In this blog are a series of paintings by John Nash of Bristol.
In 1925 and 1937, on the latter occasion with Eric Ravilious, he visited Bristol, which he greatly enjoyed, especially the docks and paddle-steamers; these, he wrote, ‘were the inspiration of many works’. At the same time he visited Bath, which he found equally stimulating.
Nash had been advised to work at Bath and Bristol by Edward Wadsworth when they were working together in 1920 on a mural project. Nash went to both cities in the summer of 1924 and again in 1925. Looking at the painting below of Seaport by Wadsworth it is clear his style and suggestion had an effect on Nash.
Edward Wadsworth – Seaport, 1923
John Nash – The Dredgers, Bristol Docks, 1924
John Nash – Bristol Docks, 1924
John Nash – The Dredgers, Bristol Docks, (likely 1924)
John Nash – Bristol Docks, 1925
Ravilious and Nash had got to know each other at the Royal College of Art as pupil and teacher, then later as colleagues. It was Nash’s recommendation that they both went to sketch at Bristol Docks. Ravilious wanted to try to subjects They painted the same location at night, when the docks were quiet and the boats tied up. It was about the same time as Ravilious painted Newhaven also.
Eric Ravilious – Bristol Docks, 1938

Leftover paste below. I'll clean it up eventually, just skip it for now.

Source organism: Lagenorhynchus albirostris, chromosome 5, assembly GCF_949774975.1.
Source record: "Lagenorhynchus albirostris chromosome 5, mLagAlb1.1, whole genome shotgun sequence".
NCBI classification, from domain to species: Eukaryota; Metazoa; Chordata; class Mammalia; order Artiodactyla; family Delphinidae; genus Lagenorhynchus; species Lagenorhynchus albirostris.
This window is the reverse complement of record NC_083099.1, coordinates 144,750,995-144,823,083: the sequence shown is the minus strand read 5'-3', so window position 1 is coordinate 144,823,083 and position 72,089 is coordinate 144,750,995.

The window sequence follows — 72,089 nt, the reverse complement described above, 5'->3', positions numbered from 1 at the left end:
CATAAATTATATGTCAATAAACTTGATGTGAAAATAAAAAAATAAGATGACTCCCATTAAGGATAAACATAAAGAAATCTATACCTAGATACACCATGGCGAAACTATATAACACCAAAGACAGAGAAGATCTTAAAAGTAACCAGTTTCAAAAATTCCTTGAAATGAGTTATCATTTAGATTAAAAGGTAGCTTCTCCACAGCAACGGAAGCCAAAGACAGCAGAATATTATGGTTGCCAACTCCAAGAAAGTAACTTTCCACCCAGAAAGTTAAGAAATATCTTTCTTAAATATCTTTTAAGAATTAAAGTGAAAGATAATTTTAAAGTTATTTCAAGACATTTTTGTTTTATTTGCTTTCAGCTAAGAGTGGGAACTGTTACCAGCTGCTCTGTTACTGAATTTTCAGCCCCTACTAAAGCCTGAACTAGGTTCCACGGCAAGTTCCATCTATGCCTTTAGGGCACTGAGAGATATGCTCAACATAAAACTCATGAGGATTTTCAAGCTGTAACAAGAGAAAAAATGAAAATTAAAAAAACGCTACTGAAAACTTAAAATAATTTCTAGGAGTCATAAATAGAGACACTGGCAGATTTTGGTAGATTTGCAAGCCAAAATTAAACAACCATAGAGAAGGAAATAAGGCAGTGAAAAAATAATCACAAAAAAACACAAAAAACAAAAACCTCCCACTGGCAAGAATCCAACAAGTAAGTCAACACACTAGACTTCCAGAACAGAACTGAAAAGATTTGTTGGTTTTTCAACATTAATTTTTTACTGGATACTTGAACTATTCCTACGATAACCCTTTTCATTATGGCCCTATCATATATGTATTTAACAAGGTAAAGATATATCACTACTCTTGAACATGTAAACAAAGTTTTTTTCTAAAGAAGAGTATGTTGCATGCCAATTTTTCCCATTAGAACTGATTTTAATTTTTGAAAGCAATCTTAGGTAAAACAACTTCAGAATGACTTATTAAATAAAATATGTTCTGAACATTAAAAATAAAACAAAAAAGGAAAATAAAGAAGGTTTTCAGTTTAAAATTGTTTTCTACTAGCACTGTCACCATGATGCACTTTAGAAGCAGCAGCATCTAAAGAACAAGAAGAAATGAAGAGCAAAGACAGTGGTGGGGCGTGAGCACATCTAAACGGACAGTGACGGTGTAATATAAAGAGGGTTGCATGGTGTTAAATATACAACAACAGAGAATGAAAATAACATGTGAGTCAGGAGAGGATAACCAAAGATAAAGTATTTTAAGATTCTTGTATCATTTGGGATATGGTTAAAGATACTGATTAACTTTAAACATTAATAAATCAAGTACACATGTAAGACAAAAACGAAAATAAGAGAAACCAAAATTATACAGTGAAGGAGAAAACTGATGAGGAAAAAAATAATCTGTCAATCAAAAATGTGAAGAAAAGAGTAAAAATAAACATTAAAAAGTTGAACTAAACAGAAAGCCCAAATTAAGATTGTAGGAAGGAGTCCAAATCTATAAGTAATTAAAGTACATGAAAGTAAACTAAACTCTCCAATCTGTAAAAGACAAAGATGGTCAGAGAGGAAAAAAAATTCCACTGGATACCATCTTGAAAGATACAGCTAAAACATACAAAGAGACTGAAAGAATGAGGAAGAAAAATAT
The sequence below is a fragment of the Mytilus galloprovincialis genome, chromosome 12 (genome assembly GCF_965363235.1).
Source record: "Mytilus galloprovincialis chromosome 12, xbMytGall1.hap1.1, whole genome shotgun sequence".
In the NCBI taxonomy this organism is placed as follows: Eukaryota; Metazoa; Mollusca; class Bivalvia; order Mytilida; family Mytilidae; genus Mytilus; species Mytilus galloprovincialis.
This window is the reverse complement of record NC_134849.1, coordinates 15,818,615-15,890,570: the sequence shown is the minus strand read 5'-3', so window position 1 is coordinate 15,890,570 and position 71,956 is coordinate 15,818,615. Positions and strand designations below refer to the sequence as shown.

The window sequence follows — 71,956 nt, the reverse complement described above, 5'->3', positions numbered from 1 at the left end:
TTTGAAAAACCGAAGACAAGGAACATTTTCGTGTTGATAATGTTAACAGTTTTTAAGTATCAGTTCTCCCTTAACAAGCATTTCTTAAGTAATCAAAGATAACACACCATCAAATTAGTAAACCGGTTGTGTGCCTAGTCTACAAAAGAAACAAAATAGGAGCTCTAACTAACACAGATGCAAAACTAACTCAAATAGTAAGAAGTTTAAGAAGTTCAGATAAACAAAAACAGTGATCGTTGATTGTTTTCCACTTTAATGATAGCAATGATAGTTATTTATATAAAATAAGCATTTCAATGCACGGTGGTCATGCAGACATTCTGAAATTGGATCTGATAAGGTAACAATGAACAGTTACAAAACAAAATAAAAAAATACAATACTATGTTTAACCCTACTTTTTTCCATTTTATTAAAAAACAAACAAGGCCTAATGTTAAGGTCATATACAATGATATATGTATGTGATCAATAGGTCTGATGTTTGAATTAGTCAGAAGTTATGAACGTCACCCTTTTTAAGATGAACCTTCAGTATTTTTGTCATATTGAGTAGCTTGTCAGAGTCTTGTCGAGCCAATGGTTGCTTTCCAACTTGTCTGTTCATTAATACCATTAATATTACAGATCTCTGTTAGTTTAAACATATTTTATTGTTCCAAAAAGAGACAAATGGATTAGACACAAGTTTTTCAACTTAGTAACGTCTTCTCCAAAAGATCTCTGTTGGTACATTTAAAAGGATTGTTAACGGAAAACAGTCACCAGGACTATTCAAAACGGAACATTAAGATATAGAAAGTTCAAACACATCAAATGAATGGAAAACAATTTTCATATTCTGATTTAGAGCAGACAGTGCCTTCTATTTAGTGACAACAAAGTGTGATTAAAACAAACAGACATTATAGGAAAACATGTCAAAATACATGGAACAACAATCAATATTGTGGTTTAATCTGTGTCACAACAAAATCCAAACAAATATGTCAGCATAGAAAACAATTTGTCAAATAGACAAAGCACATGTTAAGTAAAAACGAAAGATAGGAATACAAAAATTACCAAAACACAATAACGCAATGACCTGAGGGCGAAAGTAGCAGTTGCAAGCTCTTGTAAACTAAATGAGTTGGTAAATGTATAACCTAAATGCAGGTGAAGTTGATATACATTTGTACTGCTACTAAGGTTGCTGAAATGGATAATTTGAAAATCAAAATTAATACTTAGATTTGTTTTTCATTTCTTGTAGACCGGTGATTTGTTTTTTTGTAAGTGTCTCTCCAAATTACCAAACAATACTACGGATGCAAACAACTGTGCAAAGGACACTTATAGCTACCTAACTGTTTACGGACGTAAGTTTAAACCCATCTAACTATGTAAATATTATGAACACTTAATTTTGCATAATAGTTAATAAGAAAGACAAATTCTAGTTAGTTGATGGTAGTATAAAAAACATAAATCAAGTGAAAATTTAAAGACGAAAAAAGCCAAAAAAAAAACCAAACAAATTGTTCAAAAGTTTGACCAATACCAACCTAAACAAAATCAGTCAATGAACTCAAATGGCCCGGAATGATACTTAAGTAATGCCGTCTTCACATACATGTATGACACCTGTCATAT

Above is the Eric Ravilious painting he made sitting next to John Nash at night, so they could paint the docks while the boats were tied up. Below is the John Nash painting and a cleaned up version of the drawing.
John Nash – Nocturne: Bristol Docks, 1938
John Nash – Nocturne: Bristol Docks, Gridded Sketch, 1938
John Nash – Study of ‘Pump Room’, Plymouth Dockyards, WW2
Above is one of John Nash’s war paintings from his brief stint as a War Artist in the Second World War. It was sketched on site and it has notations for colour to be worked up later into an oil painting. I mention it as the figure head was used below.
John Nash – Handbook of Printing by W S Cowell, 1947
In the Handbook of Printing by W.S. Cowell there is an illustration by Nash of Bristol, it’s a modern day version of Turner’s The Avon Gorge and Bristol Hotwell as seen below. I thought it was a nice way to see him looking back twenty years whilst winking at Turner.
J.M.W. Turner – The Avon Gorge and Bristol Hotwell, 1792
The Hotwell is the port area of Bristol.